Two men who raped a woman in a caravan after she refused a threesome have walked free after their “very lenient” sentences were upheld in Victoria’s highest court.
Shaun Bloomfield and Luke Merryfull returned before the Court of Appeal on Friday where a panel of three judges rejected an appeal by prosecutors, who argued their sentences were “manifestly inadequate”.
Both men were jailed in 2019 after raping a young woman in a caravan at a 21st birthday party in regional Victoria in April 2016 when they were 21-years-old.
But after 19 months in custody, the pair had their convictions overturned when a witness came forward with new evidence and a retrial was ordered.
The two men faced three retrials over the coming years before a jury found Bloomfield guilty of two counts of rape and one count of sexual assault and Merryfull guilty of one count of rape in August last year.
Both men have maintained the incident was consensual and have not shown any remorse.
In April, Judge David Brookes sentenced each man to time already served, placing Bloomfield on a three-year community corrections order and Merryfull on a two-year order.
“In my view, this is one of the rare cases where ordinary members of the community would not necessarily expect a further term of imprisonment be imposed,” he said.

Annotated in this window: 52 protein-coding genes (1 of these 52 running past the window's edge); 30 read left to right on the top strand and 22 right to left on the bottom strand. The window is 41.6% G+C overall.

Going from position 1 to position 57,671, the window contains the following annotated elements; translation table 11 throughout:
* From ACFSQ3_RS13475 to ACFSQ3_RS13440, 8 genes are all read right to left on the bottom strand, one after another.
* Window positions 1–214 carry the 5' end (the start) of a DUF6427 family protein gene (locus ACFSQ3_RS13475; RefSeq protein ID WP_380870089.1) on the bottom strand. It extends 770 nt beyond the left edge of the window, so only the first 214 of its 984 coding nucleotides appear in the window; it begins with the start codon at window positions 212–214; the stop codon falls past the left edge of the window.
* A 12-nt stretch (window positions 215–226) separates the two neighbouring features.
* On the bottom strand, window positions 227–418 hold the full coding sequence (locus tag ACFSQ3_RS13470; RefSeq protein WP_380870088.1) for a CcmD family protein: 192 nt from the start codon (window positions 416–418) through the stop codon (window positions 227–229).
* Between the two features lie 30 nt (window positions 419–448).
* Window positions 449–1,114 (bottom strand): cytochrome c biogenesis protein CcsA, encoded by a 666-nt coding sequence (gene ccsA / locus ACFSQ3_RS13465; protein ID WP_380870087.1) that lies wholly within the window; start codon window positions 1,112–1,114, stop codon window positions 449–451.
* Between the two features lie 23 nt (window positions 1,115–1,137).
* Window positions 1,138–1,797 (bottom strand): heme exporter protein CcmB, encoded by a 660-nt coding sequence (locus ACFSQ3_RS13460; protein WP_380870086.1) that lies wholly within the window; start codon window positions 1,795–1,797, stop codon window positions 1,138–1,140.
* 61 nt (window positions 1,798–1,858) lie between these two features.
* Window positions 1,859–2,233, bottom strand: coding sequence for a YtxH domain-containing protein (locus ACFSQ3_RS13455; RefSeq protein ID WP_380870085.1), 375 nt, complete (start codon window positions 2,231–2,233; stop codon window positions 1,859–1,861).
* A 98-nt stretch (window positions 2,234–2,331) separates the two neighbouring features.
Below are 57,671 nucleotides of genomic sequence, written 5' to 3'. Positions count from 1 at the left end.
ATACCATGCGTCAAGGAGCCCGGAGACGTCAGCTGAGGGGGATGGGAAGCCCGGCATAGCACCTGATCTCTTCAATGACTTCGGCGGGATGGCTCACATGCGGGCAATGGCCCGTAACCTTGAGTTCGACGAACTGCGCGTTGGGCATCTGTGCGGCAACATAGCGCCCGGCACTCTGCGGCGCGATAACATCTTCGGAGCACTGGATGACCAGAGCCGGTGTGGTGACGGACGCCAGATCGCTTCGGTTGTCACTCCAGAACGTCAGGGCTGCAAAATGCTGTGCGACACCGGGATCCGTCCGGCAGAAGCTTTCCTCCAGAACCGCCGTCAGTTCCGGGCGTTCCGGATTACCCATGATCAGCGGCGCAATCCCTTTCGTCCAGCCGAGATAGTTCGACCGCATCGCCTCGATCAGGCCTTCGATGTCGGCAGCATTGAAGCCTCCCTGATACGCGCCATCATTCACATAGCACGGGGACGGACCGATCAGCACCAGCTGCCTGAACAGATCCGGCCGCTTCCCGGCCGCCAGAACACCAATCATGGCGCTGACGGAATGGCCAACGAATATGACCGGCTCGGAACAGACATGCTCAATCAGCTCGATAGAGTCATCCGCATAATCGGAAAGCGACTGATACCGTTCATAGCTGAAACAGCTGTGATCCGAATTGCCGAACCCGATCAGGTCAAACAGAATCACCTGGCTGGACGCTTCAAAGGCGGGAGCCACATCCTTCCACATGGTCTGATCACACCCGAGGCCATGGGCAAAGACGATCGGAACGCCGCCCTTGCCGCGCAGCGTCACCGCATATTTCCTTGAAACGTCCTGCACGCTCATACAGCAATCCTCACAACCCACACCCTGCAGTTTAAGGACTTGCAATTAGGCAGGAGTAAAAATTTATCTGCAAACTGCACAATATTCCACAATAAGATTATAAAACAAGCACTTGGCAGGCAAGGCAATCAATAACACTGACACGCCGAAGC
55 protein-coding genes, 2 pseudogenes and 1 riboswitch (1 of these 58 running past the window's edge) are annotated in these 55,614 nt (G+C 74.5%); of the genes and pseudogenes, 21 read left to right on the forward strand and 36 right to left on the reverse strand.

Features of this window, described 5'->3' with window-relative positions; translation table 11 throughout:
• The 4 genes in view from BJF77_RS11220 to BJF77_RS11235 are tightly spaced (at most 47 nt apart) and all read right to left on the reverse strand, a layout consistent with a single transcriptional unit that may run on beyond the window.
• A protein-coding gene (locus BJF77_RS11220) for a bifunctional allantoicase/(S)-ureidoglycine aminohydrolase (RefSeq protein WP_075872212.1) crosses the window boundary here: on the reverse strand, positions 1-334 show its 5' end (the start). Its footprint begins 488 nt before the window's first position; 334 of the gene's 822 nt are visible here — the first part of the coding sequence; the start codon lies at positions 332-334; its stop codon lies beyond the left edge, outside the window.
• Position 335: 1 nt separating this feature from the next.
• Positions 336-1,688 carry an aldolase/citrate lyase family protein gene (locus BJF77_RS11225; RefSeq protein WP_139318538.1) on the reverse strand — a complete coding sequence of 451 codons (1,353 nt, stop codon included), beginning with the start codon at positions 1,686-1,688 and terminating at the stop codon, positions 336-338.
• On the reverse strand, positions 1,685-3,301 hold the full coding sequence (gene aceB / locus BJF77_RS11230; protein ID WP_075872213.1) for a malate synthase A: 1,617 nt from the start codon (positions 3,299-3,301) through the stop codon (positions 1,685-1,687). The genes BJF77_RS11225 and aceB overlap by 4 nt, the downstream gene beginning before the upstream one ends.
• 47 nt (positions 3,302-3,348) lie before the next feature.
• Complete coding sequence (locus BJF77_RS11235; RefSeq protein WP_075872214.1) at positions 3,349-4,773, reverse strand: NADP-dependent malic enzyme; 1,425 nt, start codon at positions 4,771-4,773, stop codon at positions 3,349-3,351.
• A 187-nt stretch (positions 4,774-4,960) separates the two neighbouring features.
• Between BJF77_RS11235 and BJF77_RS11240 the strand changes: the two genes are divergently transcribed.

“Each of you knew she wasn’t consenting but you went ahead believing or hoping nothing would come of it.
“It does not excuse the appalling behaviour that each of you demonstrated.”
Earlier this year the Director of Public Prosecutions, Kerri Judd KC, appealed the sentences arguing Judge Brookes had made mistakes in his sentencing calculation and the sentences were manifestly inadequate.
It was argued too much weight was given to Bloomfield and Merryfull’s efforts at rehabilitation during the seven-year delay.
But Justices Karin Emerton, Cameron Macaulay and Lesley Taylor rejected the appeal, finding they were unable to conclude that the sentences were inadequate.
“The sentences imposed by the judge are undoubtedly very lenient,” they wrote.
“However, after anxious consideration we are unable to conclude, in the unique circumstances of this case, that they are manifestly inadequate.
“There is nothing to indicate that his Honour did not appropriately balance (all sentencing considerations).”